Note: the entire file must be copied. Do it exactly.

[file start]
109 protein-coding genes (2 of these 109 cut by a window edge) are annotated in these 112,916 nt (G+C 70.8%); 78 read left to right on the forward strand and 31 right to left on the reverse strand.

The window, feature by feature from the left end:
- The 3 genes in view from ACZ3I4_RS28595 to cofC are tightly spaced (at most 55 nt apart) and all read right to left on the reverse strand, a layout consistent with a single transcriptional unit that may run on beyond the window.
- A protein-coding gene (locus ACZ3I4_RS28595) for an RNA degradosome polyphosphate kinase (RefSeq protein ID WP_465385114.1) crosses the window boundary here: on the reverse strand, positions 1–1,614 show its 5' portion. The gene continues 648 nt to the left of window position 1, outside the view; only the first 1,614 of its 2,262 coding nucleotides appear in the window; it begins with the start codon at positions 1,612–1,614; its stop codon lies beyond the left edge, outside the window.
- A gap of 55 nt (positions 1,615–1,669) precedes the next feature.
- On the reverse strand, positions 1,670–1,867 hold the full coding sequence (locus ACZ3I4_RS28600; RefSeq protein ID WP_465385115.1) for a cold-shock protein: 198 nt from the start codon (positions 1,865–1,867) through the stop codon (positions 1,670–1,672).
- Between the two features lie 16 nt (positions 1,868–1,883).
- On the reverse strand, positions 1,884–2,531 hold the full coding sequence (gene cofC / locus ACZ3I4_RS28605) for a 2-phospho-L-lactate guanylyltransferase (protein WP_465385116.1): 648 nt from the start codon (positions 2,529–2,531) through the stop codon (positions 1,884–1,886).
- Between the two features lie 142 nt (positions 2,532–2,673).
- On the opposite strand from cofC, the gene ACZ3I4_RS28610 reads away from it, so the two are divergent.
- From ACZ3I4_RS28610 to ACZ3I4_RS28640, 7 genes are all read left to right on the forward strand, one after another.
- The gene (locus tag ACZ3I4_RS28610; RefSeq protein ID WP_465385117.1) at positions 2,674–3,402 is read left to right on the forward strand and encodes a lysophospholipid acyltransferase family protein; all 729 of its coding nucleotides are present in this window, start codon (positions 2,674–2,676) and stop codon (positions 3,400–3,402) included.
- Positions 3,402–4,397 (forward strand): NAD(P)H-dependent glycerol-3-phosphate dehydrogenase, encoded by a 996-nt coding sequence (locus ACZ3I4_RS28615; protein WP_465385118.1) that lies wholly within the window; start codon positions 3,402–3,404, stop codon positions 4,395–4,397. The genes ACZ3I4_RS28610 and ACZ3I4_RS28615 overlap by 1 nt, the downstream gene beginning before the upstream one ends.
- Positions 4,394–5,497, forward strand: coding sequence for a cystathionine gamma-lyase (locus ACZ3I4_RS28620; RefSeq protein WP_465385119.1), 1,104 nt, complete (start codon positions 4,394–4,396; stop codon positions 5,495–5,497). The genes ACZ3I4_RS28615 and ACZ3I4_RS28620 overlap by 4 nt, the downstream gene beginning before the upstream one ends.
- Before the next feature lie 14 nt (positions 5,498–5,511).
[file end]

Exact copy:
109 protein-coding genes (2 of these 109 cut by a window edge) are annotated in these 112,916 nt (G+C 70.8%); 78 read left to right on the forward strand and 31 right to left on the reverse strand.

The window, feature by feature from the left end:
- The 3 genes in view from ACZ3I4_RS28595 to cofC are tightly spaced (at most 55 nt apart) and all read right to left on the reverse strand, a layout consistent with a single transcriptional unit that may run on beyond the window.
- A protein-coding gene (locus ACZ3I4_RS28595) for an RNA degradosome polyphosphate kinase (RefSeq protein ID WP_465385114.1) crosses the window boundary here: on the reverse strand, positions 1–1,614 show its 5' portion. The gene continues 648 nt to the left of window position 1, outside the view; only the first 1,614 of its 2,262 coding nucleotides appear in the window; it begins with the start codon at positions 1,612–1,614; its stop codon lies beyond the left edge, outside the window.
- A gap of 55 nt (positions 1,615–1,669) precedes the next feature.
- On the reverse strand, positions 1,670–1,867 hold the full coding sequence (locus ACZ3I4_RS28600; RefSeq protein ID WP_465385115.1) for a cold-shock protein: 198 nt from the start codon (positions 1,865–1,867) through the stop codon (positions 1,670–1,672).
- Between the two features lie 16 nt (positions 1,868–1,883).
- On the reverse strand, positions 1,884–2,531 hold the full coding sequence (gene cofC / locus ACZ3I4_RS28605) for a 2-phospho-L-lactate guanylyltransferase (protein WP_465385116.1): 648 nt from the start codon (positions 2,529–2,531) through the stop codon (positions 1,884–1,886).
- Between the two features lie 142 nt (positions 2,532–2,673).
- On the opposite strand from cofC, the gene ACZ3I4_RS28610 reads away from it, so the two are divergent.
- From ACZ3I4_RS28610 to ACZ3I4_RS28640, 7 genes are all read left to right on the forward strand, one after another.
- The gene (locus tag ACZ3I4_RS28610; RefSeq protein ID WP_465385117.1) at positions 2,674–3,402 is read left to right on the forward strand and encodes a lysophospholipid acyltransferase family protein; all 729 of its coding nucleotides are present in this window, start codon (positions 2,674–2,676) and stop codon (positions 3,400–3,402) included.
- Positions 3,402–4,397 (forward strand): NAD(P)H-dependent glycerol-3-phosphate dehydrogenase, encoded by a 996-nt coding sequence (locus ACZ3I4_RS28615; protein WP_465385118.1) that lies wholly within the window; start codon positions 3,402–3,404, stop codon positions 4,395–4,397. The genes ACZ3I4_RS28610 and ACZ3I4_RS28615 overlap by 1 nt, the downstream gene beginning before the upstream one ends.
- Positions 4,394–5,497, forward strand: coding sequence for a cystathionine gamma-lyase (locus ACZ3I4_RS28620; RefSeq protein WP_465385119.1), 1,104 nt, complete (start codon positions 4,394–4,396; stop codon positions 5,495–5,497). The genes ACZ3I4_RS28615 and ACZ3I4_RS28620 overlap by 4 nt, the downstream gene beginning before the upstream one ends.
- Before the next feature lie 14 nt (positions 5,498–5,511).